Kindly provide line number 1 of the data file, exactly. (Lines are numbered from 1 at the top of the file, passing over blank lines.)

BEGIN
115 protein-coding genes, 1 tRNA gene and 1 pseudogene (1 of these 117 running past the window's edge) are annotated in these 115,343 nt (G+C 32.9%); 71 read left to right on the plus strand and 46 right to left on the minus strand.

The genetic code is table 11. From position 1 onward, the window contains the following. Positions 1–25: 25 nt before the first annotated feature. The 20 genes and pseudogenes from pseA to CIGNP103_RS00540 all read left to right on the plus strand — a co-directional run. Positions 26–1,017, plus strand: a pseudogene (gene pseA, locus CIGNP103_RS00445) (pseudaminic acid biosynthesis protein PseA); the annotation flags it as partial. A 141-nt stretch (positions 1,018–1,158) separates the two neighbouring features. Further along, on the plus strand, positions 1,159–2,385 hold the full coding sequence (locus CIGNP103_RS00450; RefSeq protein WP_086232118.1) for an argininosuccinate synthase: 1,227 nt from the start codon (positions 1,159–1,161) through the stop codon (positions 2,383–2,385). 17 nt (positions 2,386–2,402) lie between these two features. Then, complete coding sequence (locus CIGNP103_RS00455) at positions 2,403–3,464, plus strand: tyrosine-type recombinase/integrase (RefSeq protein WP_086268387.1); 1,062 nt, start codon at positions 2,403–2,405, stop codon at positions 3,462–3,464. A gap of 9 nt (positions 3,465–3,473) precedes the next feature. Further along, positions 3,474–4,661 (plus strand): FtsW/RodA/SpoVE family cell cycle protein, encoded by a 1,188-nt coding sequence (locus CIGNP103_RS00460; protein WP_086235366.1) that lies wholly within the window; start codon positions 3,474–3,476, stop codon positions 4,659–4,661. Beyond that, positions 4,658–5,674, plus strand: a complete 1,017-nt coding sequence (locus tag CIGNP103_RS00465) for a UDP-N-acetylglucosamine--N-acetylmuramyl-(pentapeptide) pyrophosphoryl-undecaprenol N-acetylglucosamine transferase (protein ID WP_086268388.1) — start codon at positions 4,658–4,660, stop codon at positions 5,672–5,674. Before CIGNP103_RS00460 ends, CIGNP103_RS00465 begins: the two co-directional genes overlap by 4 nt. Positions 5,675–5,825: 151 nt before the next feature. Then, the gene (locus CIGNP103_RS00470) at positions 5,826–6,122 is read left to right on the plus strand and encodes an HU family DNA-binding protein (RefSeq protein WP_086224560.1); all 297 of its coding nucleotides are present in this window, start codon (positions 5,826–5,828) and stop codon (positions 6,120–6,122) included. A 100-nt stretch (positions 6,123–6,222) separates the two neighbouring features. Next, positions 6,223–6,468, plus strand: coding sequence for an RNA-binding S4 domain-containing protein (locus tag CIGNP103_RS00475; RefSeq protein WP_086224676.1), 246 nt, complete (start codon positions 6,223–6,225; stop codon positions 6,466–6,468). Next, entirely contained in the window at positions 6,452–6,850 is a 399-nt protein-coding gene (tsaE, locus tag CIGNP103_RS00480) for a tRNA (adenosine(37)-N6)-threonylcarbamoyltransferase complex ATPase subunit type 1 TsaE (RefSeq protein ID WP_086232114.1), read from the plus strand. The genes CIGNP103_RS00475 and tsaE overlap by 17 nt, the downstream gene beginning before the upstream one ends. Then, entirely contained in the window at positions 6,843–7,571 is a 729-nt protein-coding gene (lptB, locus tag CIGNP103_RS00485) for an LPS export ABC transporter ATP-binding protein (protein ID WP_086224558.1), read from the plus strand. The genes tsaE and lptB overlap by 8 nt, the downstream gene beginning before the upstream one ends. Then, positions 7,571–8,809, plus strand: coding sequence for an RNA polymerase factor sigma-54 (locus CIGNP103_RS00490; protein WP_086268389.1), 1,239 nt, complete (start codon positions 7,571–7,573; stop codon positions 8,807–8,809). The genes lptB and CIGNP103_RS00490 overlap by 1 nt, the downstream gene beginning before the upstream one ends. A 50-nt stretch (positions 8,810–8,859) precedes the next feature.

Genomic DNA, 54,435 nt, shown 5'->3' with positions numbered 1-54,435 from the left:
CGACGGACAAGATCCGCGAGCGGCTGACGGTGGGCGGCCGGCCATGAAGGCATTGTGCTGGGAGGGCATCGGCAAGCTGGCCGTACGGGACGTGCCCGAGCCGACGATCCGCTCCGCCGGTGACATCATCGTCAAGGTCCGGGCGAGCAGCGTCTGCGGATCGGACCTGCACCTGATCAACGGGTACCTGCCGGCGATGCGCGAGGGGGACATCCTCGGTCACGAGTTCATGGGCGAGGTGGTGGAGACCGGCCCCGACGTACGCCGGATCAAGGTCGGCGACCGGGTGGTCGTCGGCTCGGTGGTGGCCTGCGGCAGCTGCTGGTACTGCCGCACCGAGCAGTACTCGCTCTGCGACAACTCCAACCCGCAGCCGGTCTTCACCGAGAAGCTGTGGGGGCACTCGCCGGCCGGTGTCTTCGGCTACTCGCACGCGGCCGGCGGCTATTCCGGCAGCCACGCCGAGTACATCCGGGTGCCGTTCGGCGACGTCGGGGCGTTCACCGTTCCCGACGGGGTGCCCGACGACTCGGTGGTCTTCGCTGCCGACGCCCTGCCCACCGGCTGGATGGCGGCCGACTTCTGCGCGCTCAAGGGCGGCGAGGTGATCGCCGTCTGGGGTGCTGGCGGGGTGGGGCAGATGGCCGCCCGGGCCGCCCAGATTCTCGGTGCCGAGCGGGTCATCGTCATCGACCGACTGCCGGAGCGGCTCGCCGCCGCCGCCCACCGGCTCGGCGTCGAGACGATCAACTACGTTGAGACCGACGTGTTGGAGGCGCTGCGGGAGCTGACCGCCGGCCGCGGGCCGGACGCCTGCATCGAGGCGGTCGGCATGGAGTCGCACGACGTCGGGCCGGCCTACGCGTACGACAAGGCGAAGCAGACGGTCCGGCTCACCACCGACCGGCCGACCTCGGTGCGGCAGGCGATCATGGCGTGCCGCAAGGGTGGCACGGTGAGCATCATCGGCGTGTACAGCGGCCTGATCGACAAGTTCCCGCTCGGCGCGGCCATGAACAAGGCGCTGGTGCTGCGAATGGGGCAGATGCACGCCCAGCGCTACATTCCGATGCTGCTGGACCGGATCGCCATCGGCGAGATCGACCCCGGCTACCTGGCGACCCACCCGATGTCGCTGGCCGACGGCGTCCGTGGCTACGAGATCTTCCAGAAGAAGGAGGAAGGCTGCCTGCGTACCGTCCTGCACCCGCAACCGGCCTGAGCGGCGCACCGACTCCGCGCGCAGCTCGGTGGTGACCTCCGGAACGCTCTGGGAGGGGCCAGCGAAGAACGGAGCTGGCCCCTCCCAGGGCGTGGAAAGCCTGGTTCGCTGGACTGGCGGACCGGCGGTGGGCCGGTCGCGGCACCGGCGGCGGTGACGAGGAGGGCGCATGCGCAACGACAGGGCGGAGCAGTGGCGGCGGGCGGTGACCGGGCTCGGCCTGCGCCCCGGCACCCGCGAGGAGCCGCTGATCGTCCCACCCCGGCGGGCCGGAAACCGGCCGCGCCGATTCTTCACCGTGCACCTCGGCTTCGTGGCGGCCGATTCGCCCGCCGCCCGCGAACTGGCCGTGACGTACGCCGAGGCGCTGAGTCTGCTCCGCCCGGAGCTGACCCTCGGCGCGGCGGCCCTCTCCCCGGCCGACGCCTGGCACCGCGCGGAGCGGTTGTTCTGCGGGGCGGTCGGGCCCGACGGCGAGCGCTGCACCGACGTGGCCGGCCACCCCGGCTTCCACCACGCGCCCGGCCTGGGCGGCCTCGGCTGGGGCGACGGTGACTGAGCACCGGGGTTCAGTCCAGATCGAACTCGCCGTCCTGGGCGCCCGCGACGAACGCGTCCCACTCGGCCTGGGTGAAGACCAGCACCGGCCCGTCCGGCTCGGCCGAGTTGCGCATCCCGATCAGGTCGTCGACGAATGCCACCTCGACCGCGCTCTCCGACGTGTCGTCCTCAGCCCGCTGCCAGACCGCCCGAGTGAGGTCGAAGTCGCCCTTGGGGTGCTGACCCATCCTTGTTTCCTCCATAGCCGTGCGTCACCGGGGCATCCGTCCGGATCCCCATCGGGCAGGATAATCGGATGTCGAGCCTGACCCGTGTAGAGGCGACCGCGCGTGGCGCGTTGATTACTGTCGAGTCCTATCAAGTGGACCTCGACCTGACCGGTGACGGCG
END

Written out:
115 protein-coding genes, 1 tRNA gene and 1 pseudogene (1 of these 117 running past the window's edge) are annotated in these 115,343 nt (G+C 32.9%); 71 read left to right on the plus strand and 46 right to left on the minus strand.